Sorrell said Friday that the 2012 primary was “a tough, hard-fought race.”

“I prevailed and have been pleased to serve that term and one more,” Sorrell said.

Sorrell said his decision not to seek another term in 2016 was based on his personal plans after 19 years in office.

“My choosing not to run for re-election is consistent with the planning I’ve had for any number of years,” Sorrell said.

Donovan and Sorrell have collaborated at times on cases and have what Sorrell characterized as “a good, productive working relationship.”

Sorrell hasn’t weighed in on the 2016 race, though. “I’m leaving it to the voters to decide who should be the next attorney general,” he said.


If elected, Donovan would head an office with a much broader range of responsibilities than his current station. Criminal justice is just one element on the chief law enforcement officer’s docket.

Under Sorrell’s current leadership, the attorney general’s office comprises about 100 attorneys who touch on virtually every aspect of state government. The office has ranged from working at the federal level in defense of the state’s law on labeling of genetically modified organisms to providing basic consumer protection. Only half a dozen attorneys are dedicated to criminal justice, Sorrell said.

Donovan has plans to establish an office dedicated to providing support to small businesses on state rules and regulations.

“The best way to enforce the law is to give people resources to comply with it,” Donovan said.

His top consumer protection issue, he said, is to prevent scams and fraud against vulnerable Vermonters, particularly the elderly. He wants to build up partnerships with nongovernmental entities, like AARP, and work with companies like Western Union to combat scams.

“I think there’s a lot of victims out there that don’t report,” Donovan said. “My sense is a lot of these folks are being taken advantage of by people that they know, by family members.”

Civil rights issues would also be a priority for Donovan, who said he believes the attorney general should play a key role in ensuring Vermonters feel protected regardless of race, gender or sexual orientation.

But Donovan said he would also continue to carry the banner of criminal justice reform.

One of Donovan’s top priorities would be combating the heroin epidemic — an effort he believes requires an integrated approach involving both public health and public safety.

If elected, he will be in charge of the statewide pretrial services program that was based on RICC, which was implemented a year ago but has had a rocky start. (The program was recently moved from the Department of Corrections to the attorney general’s office, where it is in the same division as the existing restorative justice program.)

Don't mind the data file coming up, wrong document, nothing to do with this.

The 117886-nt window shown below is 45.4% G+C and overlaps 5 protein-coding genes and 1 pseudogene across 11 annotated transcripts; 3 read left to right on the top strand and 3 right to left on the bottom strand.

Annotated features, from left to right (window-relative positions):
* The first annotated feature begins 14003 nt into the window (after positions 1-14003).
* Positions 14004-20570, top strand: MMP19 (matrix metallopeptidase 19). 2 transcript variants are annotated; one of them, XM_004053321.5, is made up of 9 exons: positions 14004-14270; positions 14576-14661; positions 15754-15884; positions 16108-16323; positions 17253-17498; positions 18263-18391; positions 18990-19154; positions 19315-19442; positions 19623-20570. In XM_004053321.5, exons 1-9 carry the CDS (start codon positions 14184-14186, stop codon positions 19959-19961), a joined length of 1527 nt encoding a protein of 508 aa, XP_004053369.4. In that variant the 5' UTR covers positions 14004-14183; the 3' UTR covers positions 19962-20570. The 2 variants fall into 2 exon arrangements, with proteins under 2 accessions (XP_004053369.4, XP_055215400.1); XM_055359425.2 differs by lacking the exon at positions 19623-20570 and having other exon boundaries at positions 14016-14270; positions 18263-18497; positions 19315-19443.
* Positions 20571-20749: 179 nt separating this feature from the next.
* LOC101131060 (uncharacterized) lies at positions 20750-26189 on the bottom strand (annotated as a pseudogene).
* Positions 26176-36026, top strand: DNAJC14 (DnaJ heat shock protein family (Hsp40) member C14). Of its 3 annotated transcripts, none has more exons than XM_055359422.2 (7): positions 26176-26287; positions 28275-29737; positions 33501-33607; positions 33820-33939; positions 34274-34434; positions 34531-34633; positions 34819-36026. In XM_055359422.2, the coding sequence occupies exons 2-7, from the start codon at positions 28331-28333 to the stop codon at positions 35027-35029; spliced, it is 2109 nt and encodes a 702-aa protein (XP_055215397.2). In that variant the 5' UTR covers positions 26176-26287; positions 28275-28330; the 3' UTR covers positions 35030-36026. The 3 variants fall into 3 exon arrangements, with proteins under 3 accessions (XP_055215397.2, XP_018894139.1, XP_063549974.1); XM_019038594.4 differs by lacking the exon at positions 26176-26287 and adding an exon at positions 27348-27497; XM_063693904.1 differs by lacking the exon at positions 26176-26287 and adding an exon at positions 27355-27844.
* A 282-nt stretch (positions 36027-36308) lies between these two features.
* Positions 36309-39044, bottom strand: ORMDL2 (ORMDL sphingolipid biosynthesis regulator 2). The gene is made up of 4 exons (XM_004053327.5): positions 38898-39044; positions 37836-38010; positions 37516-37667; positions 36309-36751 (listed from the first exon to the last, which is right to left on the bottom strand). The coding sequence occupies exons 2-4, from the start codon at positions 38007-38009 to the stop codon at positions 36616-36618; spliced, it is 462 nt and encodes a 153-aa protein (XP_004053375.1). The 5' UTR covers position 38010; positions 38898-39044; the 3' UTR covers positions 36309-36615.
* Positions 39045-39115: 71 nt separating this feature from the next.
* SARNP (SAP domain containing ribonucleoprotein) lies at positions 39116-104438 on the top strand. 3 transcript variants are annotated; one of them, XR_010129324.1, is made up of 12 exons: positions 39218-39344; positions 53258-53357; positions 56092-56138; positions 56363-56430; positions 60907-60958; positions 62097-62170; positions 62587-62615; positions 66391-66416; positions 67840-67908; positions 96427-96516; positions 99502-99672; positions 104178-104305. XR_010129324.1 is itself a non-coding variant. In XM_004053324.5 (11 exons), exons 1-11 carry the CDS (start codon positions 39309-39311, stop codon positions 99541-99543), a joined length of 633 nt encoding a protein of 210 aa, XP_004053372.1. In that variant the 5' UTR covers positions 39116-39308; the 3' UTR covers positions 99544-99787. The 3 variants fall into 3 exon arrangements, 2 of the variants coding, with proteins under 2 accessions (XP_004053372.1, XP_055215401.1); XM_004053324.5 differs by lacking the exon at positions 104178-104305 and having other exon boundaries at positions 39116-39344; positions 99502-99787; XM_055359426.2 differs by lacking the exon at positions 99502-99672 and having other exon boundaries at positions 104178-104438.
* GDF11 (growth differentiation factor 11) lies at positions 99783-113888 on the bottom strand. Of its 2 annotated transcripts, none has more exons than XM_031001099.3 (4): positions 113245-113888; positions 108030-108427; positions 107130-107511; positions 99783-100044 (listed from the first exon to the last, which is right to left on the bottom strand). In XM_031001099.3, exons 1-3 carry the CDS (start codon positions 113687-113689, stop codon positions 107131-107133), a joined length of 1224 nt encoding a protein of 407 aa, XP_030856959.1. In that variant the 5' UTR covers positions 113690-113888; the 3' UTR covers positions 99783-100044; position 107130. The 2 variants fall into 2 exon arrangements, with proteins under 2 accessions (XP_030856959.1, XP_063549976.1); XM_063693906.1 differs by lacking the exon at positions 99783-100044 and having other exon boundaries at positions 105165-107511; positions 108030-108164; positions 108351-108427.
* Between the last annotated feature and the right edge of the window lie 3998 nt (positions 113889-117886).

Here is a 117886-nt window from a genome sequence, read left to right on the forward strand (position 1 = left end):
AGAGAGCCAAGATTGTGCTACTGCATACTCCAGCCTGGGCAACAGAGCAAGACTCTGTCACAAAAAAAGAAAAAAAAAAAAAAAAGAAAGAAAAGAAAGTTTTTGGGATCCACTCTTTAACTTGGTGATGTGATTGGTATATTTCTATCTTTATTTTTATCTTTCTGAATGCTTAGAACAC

Plenty of Donovan’s fans have faith in his ability to take on the attorney general’s office. He has a clear financial lead over Bucknam, his opponent. As of his Oct. 1 campaign finance report, he had raised more than $390,000 — more than six times the $57,000 Bucknam reported.

Bennington County State’s Attorney Erica Marthage, who was elected the same year as Donovan, said she looks forward to working with him should he win.

She said she and her colleagues in Bennington County have had difficulties getting the pretrial services system up and running, and she hopes consulting Donovan can help. Though, she noted, the justice system in Vermont’s less populous counties have fewer resources.

“The biggest challenge is going to be grappling with the idea that all counties in Vermont are not like Chittenden County,” Marthage said.

Defender General Matt Valerio said Donovan has set an example as a “remarkably progressive” prosecutor.

“The magic of what TJ’s done over the years is he’s picked and chosen some of those more progressive ideas and implemented them in Chittenden County and then called for other prosecutors to do the same thing,” Valerio said.

Valerio noted that Donovan is sometimes criticized as politically ambitious. But Valerio said his record stands up.

“It’s very hard to argue with what’s gone on on the street with him, even if he is looking for the next election and wants the spotlight,” Valerio said.

Donovan could be faced with some fresh challenges, Valerio said. Getting pretrial services up and running uniformly across the state’s 14 counties could be difficult, for instance.

But Valerio, like many others, is reserving judgment.

“I never count TJ out,” Valerio said.

Original article